Josh Tillman holds nothing back in this lovely acoustic lament presented as something of an epitath from a son to his womanising father who has passed away, leaving behind a trail of broken hearts. If the middle ground between Fleet Foxes and Sun Kil Moon sounds desirable, this is your sort of music. – DL

“I swear that man was womankind’s first husband / They all died in a line to save him…”

8 The Living Years Mike & the Mechanics
(Living Years, 1988)

A classic song with a timeless message reminiscent of “Cat’s in the Cradle”, but told from the son’s perspective rather than the father’s. This one always makes my cry a bit as there’s so much I know I can never say to my dad – but I know I’ll wish I had, when he’s gone. – JR

“I think I caught his spirit / Later that same year / I’m sure I heard his echo in my baby’s new born tears / I just wish I could have told him in the living years…”

9 Tears in Heaven Eric Clapton
(Rush (soundtrack), 1991 and Unplugged, 1992)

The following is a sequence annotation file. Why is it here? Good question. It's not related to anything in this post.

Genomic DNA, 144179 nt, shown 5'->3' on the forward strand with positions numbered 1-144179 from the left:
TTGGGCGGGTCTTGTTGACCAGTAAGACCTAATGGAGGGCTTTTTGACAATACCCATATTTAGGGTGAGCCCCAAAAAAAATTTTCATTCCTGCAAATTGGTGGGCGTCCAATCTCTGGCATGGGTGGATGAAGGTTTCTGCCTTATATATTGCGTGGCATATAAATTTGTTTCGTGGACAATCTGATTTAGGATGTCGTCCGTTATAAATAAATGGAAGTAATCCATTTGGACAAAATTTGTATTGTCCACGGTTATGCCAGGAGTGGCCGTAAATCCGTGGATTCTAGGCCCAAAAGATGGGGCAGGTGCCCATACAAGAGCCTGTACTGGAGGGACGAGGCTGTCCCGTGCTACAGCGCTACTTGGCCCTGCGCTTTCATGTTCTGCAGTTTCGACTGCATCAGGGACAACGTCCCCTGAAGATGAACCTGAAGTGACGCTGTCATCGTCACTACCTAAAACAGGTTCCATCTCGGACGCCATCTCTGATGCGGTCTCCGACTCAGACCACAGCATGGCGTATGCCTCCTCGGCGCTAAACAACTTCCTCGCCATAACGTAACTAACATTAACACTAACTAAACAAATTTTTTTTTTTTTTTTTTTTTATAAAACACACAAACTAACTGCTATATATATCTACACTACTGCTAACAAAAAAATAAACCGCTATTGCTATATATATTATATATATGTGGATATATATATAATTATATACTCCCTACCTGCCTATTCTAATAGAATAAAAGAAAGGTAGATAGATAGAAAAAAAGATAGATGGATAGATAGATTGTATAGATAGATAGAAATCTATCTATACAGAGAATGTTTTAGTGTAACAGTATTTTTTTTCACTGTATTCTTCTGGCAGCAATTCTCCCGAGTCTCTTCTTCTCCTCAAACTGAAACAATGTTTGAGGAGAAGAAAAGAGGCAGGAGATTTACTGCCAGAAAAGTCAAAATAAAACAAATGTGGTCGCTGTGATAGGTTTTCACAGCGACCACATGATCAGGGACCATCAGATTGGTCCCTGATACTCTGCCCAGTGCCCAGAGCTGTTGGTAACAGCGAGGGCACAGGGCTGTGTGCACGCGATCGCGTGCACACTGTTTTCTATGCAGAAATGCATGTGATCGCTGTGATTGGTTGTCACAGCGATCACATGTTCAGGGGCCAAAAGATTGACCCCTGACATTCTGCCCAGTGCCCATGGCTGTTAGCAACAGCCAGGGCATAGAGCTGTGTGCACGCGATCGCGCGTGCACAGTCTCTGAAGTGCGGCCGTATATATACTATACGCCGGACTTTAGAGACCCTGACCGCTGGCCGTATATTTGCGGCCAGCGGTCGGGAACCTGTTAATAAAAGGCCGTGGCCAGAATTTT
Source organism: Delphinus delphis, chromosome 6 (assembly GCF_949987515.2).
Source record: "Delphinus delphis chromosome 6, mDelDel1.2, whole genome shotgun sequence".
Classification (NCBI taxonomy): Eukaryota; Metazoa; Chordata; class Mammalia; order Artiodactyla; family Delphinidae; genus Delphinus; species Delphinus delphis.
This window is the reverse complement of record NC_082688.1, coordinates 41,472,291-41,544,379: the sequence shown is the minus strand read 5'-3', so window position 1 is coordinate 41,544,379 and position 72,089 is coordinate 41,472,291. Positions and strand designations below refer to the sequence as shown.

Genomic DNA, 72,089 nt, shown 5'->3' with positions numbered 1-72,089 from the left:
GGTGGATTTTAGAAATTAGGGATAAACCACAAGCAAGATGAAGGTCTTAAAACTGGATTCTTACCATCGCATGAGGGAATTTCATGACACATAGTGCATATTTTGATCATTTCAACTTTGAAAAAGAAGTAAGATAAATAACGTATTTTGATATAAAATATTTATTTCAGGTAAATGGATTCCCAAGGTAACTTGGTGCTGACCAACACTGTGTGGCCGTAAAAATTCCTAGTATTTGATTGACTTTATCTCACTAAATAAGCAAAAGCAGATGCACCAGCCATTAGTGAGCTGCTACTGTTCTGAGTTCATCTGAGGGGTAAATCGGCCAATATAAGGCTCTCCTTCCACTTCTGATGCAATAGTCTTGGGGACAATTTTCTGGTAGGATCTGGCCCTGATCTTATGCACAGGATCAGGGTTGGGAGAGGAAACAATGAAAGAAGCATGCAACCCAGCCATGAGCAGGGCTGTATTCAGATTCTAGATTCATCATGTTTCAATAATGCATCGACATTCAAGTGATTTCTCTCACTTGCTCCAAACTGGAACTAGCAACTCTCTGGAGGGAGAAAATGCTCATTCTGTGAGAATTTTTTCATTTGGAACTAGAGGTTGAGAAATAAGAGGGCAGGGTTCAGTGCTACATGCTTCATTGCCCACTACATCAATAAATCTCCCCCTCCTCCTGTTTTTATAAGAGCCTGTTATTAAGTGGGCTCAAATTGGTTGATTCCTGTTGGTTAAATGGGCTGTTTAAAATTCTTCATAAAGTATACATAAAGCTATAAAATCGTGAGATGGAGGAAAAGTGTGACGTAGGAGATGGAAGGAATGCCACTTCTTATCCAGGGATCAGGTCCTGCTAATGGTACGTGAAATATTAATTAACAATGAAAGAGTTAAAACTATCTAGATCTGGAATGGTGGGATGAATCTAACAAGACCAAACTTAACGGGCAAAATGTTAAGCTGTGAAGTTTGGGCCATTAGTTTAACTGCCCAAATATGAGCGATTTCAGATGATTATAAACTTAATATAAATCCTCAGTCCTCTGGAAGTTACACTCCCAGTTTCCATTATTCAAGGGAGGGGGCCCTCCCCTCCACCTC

This is as harrowing as it gets. A memorial to his late son Conor, who at the age of four, fell 50 stories to his death from a New York City apartment building, how Clapton performed this without choking up each and every time is beyond me. One YouTuber sums it up best: ‘This song is so good you could play it at a Slayer concert and everyone would show respect.’ – DL

“I must be strong and carry on / ‘Cause I know I don’t belong here in heaven…”

10 Wake Me Up When September Ends Green Day
(American Idiot, 2004)

A lot of people don’t know this is actually about Billie-Joe’s father’s death, as the music video is misleading. Apparently the refrain – which is also the title of the track – comes from a real life incident: He was locked in his room crying and his friends were trying to get him out and all he would yell at them was “Go away, wake me up when September ends”. – JR

“Like my father’s come to pass / Twenty years has gone so fast / Wake me up when September ends…”

Honourable Mentions

As always, there are many great tunes that missed the cut. If you haven’t heard any of these, be sure to check them out: